3. Put upside down into 220c oven for 1 hour.

4. Turn off oven and let it cool inside the oven.

5. Repeat the process a minimum of 3 times, preferably 6-8 times if you want it to last. It's a labour of love and consider it learning a new life skill.

Last edited by Chuff; 04.08.2020 at 07:10.
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Old 04.08.2020, 07:10
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Re: Buying advice for pots/pans

Frying pans, we love Kuhn Rikon Multiply with Titanium coating made in Switzerland - I don't think we'll consider anything else

Pots, WMF line made in Germany
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Old 04.08.2020, 07:26
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Re: Buying advice for pots/pans

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Frying pans, we love Kuhn Rikon Multiply with Titanium coating made in Switzerland - I don't think we'll consider anything else
1 small 20cm pan... 125chf? Crazily overpriced for what are essentially tri-ply stainless steel pans... you can get a set of De Buyer (which are produced in France) for that. I guess the "swiss made" tag adds a hell of a lot to the price.

I am sure they are good tri-ply pans, but in my opinion no way are they actually worth that price individually when for the same money you can buy multiple other high-quality pans that at least will perform as well.
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Old 04.08.2020, 08:13
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Re: Buying advice for pots/pans

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I bought this one about a year ago. I use it close to daily and still the coating is as good as new. I recommend it.

https://www.galaxus.ch/en/s2/product...ts-pans-322155
yes I also have. Had it 3 years and the surface is like new
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Old 04.08.2020, 09:08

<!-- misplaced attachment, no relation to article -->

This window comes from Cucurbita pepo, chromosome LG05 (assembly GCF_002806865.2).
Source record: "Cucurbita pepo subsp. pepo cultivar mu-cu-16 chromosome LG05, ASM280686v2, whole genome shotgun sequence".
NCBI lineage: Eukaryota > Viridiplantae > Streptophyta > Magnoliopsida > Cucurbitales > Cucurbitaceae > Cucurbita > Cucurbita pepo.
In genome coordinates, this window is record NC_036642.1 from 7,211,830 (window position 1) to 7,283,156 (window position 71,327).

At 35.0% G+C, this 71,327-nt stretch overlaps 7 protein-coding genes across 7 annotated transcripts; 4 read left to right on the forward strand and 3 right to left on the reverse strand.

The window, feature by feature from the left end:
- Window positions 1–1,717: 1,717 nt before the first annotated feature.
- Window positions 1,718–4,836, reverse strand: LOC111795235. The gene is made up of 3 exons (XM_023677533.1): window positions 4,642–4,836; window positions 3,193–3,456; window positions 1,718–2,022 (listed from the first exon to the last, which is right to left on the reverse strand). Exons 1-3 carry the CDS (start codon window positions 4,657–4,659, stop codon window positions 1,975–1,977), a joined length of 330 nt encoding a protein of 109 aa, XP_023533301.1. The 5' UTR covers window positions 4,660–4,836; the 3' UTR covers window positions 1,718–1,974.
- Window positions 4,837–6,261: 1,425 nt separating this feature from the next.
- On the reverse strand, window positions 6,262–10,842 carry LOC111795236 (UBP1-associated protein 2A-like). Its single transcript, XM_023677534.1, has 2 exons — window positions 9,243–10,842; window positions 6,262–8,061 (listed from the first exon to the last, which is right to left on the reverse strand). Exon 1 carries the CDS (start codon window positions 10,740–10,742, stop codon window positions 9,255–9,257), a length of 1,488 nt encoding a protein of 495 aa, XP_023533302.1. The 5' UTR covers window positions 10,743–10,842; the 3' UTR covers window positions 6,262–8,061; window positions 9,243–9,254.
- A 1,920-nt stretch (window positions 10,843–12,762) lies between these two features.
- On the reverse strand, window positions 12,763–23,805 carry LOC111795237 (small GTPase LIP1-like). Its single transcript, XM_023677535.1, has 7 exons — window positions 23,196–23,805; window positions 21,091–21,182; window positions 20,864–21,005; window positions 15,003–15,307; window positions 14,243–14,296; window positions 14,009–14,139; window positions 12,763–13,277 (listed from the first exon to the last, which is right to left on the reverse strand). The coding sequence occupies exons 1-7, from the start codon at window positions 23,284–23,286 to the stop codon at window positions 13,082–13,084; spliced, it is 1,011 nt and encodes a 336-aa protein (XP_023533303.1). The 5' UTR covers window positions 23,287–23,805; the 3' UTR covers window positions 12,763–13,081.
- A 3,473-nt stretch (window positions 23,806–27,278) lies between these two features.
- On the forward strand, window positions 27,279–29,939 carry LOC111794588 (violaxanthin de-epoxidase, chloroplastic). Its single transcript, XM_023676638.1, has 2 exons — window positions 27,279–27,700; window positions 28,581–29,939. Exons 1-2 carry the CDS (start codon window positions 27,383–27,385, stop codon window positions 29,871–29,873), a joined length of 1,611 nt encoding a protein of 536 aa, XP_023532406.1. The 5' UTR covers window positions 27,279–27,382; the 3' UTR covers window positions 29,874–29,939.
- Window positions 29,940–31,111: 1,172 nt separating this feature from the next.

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Re: Buying advice for pots/pans

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1 small 20cm pan... 125chf? Crazily overpriced for what are essentially tri-ply stainless steel pans... you can get a set of De Buyer (which are produced in France) for that. I guess the "swiss made" tag adds a hell of a lot to the price.

I am sure they are good tri-ply pans, but in my opinion no way are they actually worth that price individually when for the same money you can buy multiple other high-quality pans that at least will perform as well.
Years after living en Suisse, sticker shock has modified & I like to try & buy things made here - I recognize a good deal of quality can come at a price. These pans will last a long time and even now, they still look brand new but most importantly they function ideally
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Old 04.08.2020, 09:39
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Re: Buying advice for pots/pans

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Years after living en Suisse, sticker shock has modified & I like to try & buy things made here - I recognize a good deal of quality can come at a price. These pans will last a long time and even now, they still look brand new but most importantly they function ideally
I have no doubt it's a good pan, but it is not good value and likely of no discernably better quality than many of those made in china to a good standard. In this case, made in Switzerland is more for the buyers own peace of mind and ethical considerations than anything else.

For 130chf you can buy 2x carbon steel frying pans and 2 or 3 tri-ply saucepans which will provide far, far greater utility while still lasting many years.
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Old 04.08.2020, 09:51